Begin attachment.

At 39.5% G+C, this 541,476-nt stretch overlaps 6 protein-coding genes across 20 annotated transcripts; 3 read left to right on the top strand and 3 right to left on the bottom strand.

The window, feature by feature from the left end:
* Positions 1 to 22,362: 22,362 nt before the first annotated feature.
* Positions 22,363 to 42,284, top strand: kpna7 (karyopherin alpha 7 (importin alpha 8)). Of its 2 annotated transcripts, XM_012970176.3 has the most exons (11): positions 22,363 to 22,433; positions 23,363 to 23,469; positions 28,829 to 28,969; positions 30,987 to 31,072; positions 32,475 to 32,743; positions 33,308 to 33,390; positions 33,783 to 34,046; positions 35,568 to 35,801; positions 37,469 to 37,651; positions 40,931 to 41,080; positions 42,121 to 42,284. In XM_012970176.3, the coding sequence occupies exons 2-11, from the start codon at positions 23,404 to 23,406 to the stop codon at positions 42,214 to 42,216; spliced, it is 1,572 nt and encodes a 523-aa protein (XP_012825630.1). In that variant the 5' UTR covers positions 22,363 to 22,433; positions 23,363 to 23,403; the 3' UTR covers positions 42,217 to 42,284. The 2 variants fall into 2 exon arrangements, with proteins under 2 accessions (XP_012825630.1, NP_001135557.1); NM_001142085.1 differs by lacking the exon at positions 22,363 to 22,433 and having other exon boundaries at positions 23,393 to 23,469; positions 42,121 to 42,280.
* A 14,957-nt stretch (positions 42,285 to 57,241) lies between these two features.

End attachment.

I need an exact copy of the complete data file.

At 39.5% G+C, this 541,476-nt stretch overlaps 6 protein-coding genes across 20 annotated transcripts; 3 read left to right on the top strand and 3 right to left on the bottom strand.

The window, feature by feature from the left end:
* Positions 1 to 22,362: 22,362 nt before the first annotated feature.
* Positions 22,363 to 42,284, top strand: kpna7 (karyopherin alpha 7 (importin alpha 8)). Of its 2 annotated transcripts, XM_012970176.3 has the most exons (11): positions 22,363 to 22,433; positions 23,363 to 23,469; positions 28,829 to 28,969; positions 30,987 to 31,072; positions 32,475 to 32,743; positions 33,308 to 33,390; positions 33,783 to 34,046; positions 35,568 to 35,801; positions 37,469 to 37,651; positions 40,931 to 41,080; positions 42,121 to 42,284. In XM_012970176.3, the coding sequence occupies exons 2-11, from the start codon at positions 23,404 to 23,406 to the stop codon at positions 42,214 to 42,216; spliced, it is 1,572 nt and encodes a 523-aa protein (XP_012825630.1). In that variant the 5' UTR covers positions 22,363 to 22,433; positions 23,363 to 23,403; the 3' UTR covers positions 42,217 to 42,284. The 2 variants fall into 2 exon arrangements, with proteins under 2 accessions (XP_012825630.1, NP_001135557.1); NM_001142085.1 differs by lacking the exon at positions 22,363 to 22,433 and having other exon boundaries at positions 23,393 to 23,469; positions 42,121 to 42,280.
* A 14,957-nt stretch (positions 42,285 to 57,241) lies between these two features.